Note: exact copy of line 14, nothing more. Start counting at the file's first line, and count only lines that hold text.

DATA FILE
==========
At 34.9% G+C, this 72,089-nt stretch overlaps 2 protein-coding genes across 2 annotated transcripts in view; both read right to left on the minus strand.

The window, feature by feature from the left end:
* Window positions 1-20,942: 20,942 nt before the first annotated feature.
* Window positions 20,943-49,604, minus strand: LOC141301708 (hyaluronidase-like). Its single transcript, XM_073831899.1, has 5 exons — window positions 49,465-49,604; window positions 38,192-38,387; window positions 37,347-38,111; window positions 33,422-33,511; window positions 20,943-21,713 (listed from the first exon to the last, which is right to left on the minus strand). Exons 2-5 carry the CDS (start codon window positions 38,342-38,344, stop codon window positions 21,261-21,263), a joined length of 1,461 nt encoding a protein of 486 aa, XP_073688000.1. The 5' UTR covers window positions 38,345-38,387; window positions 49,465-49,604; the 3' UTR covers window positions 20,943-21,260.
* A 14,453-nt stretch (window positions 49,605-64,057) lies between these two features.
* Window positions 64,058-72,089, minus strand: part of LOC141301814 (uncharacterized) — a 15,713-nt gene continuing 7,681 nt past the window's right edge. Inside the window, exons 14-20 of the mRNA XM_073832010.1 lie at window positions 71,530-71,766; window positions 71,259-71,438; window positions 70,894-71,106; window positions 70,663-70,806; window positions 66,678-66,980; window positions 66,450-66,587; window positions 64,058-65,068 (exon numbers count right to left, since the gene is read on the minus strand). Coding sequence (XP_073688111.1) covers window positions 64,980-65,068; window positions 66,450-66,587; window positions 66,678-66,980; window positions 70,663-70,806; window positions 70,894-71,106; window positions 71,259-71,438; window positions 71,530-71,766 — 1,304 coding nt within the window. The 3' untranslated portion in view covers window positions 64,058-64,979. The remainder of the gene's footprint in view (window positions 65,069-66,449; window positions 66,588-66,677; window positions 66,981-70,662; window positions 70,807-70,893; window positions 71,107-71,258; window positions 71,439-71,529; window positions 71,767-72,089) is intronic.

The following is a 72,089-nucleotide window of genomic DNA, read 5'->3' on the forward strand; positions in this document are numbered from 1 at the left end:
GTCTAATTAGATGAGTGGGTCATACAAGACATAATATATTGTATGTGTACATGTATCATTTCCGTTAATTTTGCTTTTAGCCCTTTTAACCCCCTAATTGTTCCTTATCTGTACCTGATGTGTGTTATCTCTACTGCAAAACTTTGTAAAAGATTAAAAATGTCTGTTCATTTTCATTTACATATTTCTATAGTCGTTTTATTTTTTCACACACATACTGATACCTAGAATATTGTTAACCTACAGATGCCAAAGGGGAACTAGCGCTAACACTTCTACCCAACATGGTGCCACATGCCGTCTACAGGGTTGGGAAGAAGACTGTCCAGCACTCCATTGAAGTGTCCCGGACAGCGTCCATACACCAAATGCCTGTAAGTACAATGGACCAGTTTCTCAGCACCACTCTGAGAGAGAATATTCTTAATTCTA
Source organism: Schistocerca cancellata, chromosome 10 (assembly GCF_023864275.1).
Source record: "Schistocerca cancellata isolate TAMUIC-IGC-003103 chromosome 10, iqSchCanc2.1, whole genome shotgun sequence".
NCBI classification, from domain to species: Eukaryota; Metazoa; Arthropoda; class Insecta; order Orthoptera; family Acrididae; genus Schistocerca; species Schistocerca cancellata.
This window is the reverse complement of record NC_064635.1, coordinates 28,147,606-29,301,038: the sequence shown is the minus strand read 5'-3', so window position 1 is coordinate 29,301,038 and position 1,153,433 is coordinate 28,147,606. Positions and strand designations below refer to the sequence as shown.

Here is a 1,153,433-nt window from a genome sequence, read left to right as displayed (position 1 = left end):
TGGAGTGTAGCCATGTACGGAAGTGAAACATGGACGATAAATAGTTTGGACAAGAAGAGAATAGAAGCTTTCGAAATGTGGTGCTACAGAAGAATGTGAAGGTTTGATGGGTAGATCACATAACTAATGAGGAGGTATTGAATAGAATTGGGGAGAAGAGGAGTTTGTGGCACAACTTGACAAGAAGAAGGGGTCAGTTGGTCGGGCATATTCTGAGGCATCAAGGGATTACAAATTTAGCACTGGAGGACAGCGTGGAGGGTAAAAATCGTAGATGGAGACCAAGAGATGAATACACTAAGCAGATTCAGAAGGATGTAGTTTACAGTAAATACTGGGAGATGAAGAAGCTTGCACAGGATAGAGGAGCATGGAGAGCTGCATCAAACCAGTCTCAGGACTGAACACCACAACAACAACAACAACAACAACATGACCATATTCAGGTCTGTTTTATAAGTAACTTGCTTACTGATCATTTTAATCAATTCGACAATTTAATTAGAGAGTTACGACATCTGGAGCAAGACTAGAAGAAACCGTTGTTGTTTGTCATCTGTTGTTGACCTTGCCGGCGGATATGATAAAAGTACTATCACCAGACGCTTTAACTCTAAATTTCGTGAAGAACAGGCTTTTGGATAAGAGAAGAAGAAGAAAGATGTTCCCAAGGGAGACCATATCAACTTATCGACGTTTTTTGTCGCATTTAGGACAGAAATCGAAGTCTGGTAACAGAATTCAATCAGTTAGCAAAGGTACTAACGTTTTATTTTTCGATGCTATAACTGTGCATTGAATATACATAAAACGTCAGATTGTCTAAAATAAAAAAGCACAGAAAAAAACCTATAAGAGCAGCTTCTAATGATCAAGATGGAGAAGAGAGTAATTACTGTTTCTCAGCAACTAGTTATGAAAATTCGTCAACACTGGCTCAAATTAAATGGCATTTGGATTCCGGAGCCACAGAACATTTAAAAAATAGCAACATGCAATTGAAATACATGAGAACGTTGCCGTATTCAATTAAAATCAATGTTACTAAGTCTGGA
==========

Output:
TGGAGTGTAGCCATGTACGGAAGTGAAACATGGACGATAAATAGTTTGGACAAGAAGAGAATAGAAGCTTTCGAAATGTGGTGCTACAGAAGAATGTGAAGGTTTGATGGGTAGATCACATAACTAATGAGGAGGTATTGAATAGAATTGGGGAGAAGAGGAGTTTGTGGCACAACTTGACAAGAAGAAGGGGTCAGTTGGTCGGGCATATTCTGAGGCATCAAGGGATTACAAATTTAGCACTGGAGGACAGCGTGGAGGGTAAAAATCGTAGATGGAGACCAAGAGATGAATACACTAAGCAGATTCAGAAGGATGTAGTTTACAGTAAATACTGGGAGATGAAGAAGCTTGCACAGGATAGAGGAGCATGGAGAGCTGCATCAAACCAGTCTCAGGACTGAACACCACAACAACAACAACAACAACAACATGACCATATTCAGGTCTGTTTTATAAGTAACTTGCTTACTGATCATTTTAATCAATTCGACAATTTAATTAGAGAGTTACGACATCTGGAGCAAGACTAGAAGAAACCGTTGTTGTTTGTCATCTGTTGTTGACCTTGCCGGCGGATATGATAAAAGTACTATCACCAGACGCTTTAACTCTAAATTTCGTGAAGAACAGGCTTTTGGATAAGAGAAGAAGAAGAAAGATGTTCCCAAGGGAGACCATATCAACTTATCGACGTTTTTTGTCGCATTTAGGACAGAAATCGAAGTCTGGTAACAGAATTCAATCAGTTAGCAAAGGTACTAACGTTTTATTTTTCGATGCTATAACTGTGCATTGAATATACATAAAACGTCAGATTGTCTAAAATAAAAAAGCACAGAAAAAAACCTATAAGAGCAGCTTCTAATGATCAAGATGGAGAAGAGAGTAATTACTGTTTCTCAGCAACTAGTTATGAAAATTCGTCAACACTGGCTCAAATTAAATGGCATTTGGATTCCGGAGCCACAGAACATTTAAAAAATAGCAACATGCAATTGAAATACATGAGAACGTTGCCGTATTCAATTAAAATCAATGTTACTAAGTCTGGA